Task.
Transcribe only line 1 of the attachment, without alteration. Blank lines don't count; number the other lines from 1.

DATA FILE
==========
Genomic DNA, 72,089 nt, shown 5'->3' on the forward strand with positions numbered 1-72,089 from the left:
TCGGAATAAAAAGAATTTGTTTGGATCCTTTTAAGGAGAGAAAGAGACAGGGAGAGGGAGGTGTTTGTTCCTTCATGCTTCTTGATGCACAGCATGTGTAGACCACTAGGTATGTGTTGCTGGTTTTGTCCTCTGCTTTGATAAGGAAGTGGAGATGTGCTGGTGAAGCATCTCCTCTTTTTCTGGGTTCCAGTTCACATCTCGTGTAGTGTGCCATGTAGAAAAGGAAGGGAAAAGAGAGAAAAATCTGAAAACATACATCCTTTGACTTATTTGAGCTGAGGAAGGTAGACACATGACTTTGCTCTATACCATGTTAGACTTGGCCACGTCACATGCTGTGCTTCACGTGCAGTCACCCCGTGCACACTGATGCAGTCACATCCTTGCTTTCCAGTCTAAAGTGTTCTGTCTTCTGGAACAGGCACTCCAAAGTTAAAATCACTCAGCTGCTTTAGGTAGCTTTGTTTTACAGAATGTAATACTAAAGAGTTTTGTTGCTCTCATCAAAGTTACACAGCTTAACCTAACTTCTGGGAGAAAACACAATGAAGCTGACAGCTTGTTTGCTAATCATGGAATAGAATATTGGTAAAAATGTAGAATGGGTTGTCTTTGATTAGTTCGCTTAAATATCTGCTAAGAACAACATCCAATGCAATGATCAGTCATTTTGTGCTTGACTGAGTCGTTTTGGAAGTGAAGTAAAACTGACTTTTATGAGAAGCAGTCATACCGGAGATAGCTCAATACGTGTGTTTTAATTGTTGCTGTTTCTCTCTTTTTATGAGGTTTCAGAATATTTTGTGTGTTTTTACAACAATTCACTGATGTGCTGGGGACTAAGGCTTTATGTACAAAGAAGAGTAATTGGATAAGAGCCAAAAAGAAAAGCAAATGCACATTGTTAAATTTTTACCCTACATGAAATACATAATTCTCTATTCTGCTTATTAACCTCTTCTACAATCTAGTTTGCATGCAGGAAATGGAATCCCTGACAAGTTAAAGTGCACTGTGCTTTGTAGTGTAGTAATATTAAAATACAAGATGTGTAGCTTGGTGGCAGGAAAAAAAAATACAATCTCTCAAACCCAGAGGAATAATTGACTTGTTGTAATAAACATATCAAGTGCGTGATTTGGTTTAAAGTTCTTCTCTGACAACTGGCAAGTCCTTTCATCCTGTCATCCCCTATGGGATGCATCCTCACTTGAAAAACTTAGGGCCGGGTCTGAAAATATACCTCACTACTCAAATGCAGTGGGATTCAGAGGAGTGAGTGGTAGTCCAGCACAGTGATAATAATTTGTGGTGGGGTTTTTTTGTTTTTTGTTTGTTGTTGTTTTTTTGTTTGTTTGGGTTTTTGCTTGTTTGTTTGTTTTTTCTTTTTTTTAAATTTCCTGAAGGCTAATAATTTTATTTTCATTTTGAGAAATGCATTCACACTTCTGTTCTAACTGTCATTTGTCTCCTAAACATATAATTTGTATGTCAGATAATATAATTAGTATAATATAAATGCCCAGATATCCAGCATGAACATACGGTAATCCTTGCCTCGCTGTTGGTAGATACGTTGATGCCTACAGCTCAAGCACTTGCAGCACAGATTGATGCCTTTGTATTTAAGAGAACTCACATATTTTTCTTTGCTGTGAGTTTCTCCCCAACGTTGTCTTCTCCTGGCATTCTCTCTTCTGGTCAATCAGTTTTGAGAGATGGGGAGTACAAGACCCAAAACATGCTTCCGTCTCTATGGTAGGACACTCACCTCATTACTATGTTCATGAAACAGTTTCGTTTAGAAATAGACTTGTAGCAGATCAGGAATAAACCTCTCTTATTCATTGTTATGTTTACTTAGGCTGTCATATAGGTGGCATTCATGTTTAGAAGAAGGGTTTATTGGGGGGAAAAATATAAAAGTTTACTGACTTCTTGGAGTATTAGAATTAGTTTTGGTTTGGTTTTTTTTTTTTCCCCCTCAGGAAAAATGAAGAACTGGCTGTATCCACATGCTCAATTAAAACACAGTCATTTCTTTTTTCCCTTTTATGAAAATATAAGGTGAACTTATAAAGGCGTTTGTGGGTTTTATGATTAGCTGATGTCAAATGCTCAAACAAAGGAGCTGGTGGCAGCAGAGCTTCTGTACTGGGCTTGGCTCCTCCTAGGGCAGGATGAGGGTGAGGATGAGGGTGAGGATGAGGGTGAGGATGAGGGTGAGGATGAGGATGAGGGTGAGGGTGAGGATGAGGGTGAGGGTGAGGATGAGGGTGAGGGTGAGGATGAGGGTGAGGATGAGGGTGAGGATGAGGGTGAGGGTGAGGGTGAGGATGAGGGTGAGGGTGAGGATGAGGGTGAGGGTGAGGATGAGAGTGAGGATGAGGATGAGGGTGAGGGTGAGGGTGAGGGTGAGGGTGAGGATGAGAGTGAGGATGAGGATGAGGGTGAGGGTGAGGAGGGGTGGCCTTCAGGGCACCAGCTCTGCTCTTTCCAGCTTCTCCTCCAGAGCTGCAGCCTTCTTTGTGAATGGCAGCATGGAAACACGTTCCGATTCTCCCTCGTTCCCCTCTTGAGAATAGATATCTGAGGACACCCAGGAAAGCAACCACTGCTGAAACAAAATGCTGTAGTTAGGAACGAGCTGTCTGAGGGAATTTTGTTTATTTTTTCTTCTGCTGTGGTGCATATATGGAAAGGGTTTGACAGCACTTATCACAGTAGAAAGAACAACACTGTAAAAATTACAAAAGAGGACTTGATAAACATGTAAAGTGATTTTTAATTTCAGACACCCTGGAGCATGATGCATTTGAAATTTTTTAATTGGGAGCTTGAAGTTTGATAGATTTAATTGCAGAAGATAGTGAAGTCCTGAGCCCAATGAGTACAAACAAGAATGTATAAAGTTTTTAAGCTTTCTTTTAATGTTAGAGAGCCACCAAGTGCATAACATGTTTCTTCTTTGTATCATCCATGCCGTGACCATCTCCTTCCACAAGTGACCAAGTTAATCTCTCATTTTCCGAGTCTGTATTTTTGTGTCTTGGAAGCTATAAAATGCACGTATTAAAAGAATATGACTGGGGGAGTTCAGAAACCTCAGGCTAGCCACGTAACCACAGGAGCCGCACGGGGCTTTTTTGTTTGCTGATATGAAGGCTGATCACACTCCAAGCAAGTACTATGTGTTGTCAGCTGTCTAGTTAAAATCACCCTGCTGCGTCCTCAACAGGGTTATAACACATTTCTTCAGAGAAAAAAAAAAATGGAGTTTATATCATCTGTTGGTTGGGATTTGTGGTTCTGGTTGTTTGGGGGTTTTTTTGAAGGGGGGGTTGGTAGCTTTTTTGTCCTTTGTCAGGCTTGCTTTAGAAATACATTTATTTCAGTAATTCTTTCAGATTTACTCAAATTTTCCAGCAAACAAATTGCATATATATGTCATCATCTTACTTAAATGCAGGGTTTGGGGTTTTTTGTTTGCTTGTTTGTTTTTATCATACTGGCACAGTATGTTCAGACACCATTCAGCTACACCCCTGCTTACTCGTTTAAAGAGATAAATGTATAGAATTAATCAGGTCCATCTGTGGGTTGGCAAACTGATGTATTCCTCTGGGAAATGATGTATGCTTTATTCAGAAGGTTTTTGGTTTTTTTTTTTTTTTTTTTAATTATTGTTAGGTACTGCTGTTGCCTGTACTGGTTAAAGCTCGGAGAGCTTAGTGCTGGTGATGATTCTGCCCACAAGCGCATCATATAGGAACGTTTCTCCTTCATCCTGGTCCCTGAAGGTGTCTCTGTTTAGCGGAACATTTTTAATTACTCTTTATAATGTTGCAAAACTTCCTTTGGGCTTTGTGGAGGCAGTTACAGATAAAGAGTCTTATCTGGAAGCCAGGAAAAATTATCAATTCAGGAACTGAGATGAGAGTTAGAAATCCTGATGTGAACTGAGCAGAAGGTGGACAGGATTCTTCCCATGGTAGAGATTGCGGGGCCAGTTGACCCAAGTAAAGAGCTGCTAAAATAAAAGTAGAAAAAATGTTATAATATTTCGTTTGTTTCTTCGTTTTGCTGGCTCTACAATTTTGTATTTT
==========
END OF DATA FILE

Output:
Genomic DNA, 72,089 nt, shown 5'->3' on the forward strand with positions numbered 1-72,089 from the left: